Basketball Shooting Practice – Emphasize QUALITY Over QUANTITY
Here is an excerpt from an article in Our Daily Bread by David McCasland that has a great message for the best way to practice.
Internationally acclaimed violinist Midori believes that focused, diligent practice is the key to performance. Even while playing a schedule of 90 concerts a year, she still practices an average of 5 or 6 hours a day. Midori explained why in an interview with NWA WorldTravelor magazine:
“I have to practice for my job and I practice every day … it’s not really the hours, but the quality of the work that needs to be done. I see with students that they play and they call it practice – but they are not watching. If you have your textbook open, it doesn’t mean you are studying.”
As the basketball season begins, QUALITY practice will produce better results
How To Jump-Start Shooting Accuracy
Early in the season it is an absolute must for teams to get their scoring up to speed as fast as possible. Many players are coming off a Fall season and have not touched a ball – sad but true. Here are three points of emphasis in “practice design” that will create excellent results in the shortest amount of time.
ONE: Design All Shooting Drills Around 4 Key Points
- Make 5 in A ROW
- From the SAME Spot
- From GAME POSITION
- at GAME SPEED
Making shots in a ROW from the SAME spot DEMANDS focus and consistent power, mechanics, and arc. It also creates more game like pressure the closer you get to 5 because you can’t move to the next spot.
NOTE: When partner shooting, each player should be given a minimum of 5 attempts in a row before switching. They should report how many out of 5 they MADE in a ROW. Also, DEMAND Pre-shot Preparation when receiving a pass – READY HANDS with index finger on the shooting hand pointing up, and body in the ATTACK position (triple threat).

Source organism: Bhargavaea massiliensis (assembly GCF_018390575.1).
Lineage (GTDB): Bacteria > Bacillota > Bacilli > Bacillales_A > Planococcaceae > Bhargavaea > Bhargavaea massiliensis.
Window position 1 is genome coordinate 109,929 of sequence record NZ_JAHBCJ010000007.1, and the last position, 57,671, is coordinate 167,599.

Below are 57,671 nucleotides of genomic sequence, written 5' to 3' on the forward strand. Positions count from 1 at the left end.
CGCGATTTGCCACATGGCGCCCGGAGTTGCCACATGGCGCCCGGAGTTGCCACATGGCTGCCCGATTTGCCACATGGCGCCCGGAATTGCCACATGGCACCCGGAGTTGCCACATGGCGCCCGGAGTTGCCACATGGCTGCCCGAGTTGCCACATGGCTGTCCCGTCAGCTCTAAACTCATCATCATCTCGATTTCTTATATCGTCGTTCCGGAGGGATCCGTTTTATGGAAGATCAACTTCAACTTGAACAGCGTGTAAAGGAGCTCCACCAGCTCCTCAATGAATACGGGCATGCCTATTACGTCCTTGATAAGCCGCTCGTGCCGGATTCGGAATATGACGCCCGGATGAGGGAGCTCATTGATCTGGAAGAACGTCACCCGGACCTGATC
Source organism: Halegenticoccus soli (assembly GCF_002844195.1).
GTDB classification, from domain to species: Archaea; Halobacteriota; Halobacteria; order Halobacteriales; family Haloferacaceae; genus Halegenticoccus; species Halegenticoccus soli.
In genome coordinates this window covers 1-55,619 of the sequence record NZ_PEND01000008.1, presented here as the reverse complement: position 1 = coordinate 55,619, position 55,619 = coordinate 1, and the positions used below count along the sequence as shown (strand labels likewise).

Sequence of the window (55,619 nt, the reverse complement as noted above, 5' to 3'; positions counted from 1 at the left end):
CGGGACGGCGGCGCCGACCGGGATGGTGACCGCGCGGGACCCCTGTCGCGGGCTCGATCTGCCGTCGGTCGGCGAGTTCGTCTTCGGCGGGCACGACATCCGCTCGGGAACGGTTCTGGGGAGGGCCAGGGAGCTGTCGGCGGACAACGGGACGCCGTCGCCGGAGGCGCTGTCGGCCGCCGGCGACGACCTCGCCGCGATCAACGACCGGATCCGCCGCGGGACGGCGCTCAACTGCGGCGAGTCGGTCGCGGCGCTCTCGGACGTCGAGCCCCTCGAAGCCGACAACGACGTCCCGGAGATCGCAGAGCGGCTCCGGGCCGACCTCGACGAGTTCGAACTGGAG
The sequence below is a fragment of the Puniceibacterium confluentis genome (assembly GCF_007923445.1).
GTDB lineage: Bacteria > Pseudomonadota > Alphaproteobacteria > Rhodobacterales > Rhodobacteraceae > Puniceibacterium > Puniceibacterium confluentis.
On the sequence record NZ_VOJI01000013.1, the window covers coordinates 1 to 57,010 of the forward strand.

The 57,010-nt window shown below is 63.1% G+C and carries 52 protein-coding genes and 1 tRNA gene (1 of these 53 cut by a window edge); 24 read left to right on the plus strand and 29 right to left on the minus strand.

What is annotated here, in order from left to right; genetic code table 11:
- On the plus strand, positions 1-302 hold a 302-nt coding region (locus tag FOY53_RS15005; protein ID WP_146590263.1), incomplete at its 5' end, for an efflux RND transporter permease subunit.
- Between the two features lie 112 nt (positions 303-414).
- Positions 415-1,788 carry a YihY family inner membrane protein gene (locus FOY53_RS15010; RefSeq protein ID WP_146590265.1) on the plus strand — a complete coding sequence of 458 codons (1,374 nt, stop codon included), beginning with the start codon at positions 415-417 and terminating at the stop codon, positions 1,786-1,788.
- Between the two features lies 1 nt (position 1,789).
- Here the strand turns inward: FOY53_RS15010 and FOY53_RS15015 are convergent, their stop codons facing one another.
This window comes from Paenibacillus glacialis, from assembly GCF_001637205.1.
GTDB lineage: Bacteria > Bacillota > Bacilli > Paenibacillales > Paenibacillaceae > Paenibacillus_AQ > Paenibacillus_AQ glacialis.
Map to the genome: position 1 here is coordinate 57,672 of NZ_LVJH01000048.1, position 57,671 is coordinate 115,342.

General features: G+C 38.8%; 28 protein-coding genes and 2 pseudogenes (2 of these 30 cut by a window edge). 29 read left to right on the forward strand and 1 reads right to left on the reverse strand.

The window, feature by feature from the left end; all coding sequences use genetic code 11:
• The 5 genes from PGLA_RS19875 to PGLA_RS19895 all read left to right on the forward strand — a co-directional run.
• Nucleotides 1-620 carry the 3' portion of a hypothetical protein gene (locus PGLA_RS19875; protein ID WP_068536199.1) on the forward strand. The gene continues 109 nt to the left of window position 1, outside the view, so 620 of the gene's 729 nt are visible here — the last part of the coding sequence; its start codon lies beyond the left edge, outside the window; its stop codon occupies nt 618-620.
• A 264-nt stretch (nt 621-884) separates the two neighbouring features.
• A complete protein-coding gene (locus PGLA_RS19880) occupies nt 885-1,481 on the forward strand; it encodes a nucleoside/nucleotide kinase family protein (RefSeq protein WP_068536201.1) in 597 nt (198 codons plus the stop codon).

GAME POSITION of the body from the “post” area and “perimeter” are different. Post position requires the ball higher – palm above the eyes. Perimeter requires the ball out in front of the shoulder. In either case, DO NOT DIP the ball below the shoulders. Dipping makes for a slower release and causes more blocked shots.
Shooting at GAME SPEED is absolutely critical. John Wooden placed a strong emphasis on this practice technique. His players commented that they became so familiar with moving and shooting at game speed in practice that the games seemed like they were played in slow motion.
GAME SPEED Technique: For the first two weeks, each player should say, “Game Speed” out loud and FAST as soon at the ball starts moving upward in the shooting motion. The ball should be released BEFORE the “D” of SPEED is heard. The words should be said loud enough for coaches to hear. If not – the team runs the lines. When shooting on the move – flashing, coming off screens – the last two steps must be at GAME SPEED.
TWO: Direct All FORCE Toward The Basket
The odds of making the shot drastically improve when all the “force” involved in the shot is directed precisely toward the basket. An easy way for the athlete to get feedback as to whether it is happening is to check both the hands and feet after the shot. Here’s how.
Check the hands by simply glancing at them while FREEZING the follow-through. They should be 1) directly above the basket, 2) high enough so the Elbows are Above the Eyes for proper arc, and 3) not so high as to be out of peripheral vision thus causing too much arc.
Check the feet by using blue painters tape. Lay 1” blue painters tape on the floor and make it line up with the middle of the basket. It should stretch from 3 feet past the 3pt line to about 5 feet inside the arc. The shooting foot – for a right hand shooter it is the right foot – should start and land on the line without turning left or right. Check the foot after each attempt to make sure the lower body did not 1) rotate and/or 2) fade to the side.
Shooting in this manner DEMANDS that all the force involved in the shot are moving directly toward the middle of the basket. Both the upper and lower body must work together.
Three: Use the SHOOTING STRAP Because EVERYONE Improves
Research has proved that EVERYONE improves when they use the SHOOTING STRAP – even those who don’t have an off-hand interference problem. Restricting the non-shooting hand improves kinesthetic or sensory feedback thus creating better control and balance from the shooting hand.
NOTE from Jay: Even if I didn’t invent the STRAP I’d still recommend it because facts prove IT WORKS! ! !
EXCEPTION: If a player who shoots with two hands already has excellent accuracy, see if they get worse when using the STRAP. But, they should at least try it for one practice.
Always A GOOD Reminder
“We don’t coach basketball.
We coach young people through the game of basketball.”